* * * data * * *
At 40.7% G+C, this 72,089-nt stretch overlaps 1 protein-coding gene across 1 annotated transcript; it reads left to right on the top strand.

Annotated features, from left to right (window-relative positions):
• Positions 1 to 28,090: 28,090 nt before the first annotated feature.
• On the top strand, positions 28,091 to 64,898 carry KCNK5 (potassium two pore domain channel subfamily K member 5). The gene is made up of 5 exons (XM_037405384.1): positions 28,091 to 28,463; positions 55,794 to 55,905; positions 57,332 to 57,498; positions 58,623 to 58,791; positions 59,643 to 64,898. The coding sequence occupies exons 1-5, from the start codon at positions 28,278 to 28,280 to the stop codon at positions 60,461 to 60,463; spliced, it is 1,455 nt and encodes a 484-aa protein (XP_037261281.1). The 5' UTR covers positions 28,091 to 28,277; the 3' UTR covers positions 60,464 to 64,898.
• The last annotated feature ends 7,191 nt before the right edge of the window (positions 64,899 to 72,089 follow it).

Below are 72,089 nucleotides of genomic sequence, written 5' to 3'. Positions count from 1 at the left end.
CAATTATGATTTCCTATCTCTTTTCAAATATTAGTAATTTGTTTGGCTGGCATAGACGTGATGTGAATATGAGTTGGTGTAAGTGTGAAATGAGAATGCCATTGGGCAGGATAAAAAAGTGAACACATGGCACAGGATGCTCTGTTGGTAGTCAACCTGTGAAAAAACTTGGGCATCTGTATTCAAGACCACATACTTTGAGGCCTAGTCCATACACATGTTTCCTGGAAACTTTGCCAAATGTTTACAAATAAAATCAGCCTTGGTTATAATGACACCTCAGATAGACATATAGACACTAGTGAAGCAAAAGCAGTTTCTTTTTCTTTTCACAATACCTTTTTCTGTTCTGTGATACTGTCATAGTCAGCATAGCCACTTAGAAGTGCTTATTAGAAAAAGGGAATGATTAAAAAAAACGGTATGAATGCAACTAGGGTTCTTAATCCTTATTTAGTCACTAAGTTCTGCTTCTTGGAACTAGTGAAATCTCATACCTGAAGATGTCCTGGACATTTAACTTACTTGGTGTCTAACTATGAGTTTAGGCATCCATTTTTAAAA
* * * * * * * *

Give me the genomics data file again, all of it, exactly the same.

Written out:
At 40.7% G+C, this 72,089-nt stretch overlaps 1 protein-coding gene across 1 annotated transcript; it reads left to right on the top strand.

Annotated features, from left to right (window-relative positions):
• Positions 1 to 28,090: 28,090 nt before the first annotated feature.
• On the top strand, positions 28,091 to 64,898 carry KCNK5 (potassium two pore domain channel subfamily K member 5). The gene is made up of 5 exons (XM_037405384.1): positions 28,091 to 28,463; positions 55,794 to 55,905; positions 57,332 to 57,498; positions 58,623 to 58,791; positions 59,643 to 64,898. The coding sequence occupies exons 1-5, from the start codon at positions 28,278 to 28,280 to the stop codon at positions 60,461 to 60,463; spliced, it is 1,455 nt and encodes a 484-aa protein (XP_037261281.1). The 5' UTR covers positions 28,091 to 28,277; the 3' UTR covers positions 60,464 to 64,898.
• The last annotated feature ends 7,191 nt before the right edge of the window (positions 64,899 to 72,089 follow it).

Below are 72,089 nucleotides of genomic sequence, written 5' to 3'. Positions count from 1 at the left end.
CAATTATGATTTCCTATCTCTTTTCAAATATTAGTAATTTGTTTGGCTGGCATAGACGTGATGTGAATATGAGTTGGTGTAAGTGTGAAATGAGAATGCCATTGGGCAGGATAAAAAAGTGAACACATGGCACAGGATGCTCTGTTGGTAGTCAACCTGTGAAAAAACTTGGGCATCTGTATTCAAGACCACATACTTTGAGGCCTAGTCCATACACATGTTTCCTGGAAACTTTGCCAAATGTTTACAAATAAAATCAGCCTTGGTTATAATGACACCTCAGATAGACATATAGACACTAGTGAAGCAAAAGCAGTTTCTTTTTCTTTTCACAATACCTTTTTCTGTTCTGTGATACTGTCATAGTCAGCATAGCCACTTAGAAGTGCTTATTAGAAAAAGGGAATGATTAAAAAAAACGGTATGAATGCAACTAGGGTTCTTAATCCTTATTTAGTCACTAAGTTCTGCTTCTTGGAACTAGTGAAATCTCATACCTGAAGATGTCCTGGACATTTAACTTACTTGGTGTCTAACTATGAGTTTAGGCATCCATTTTTAAAA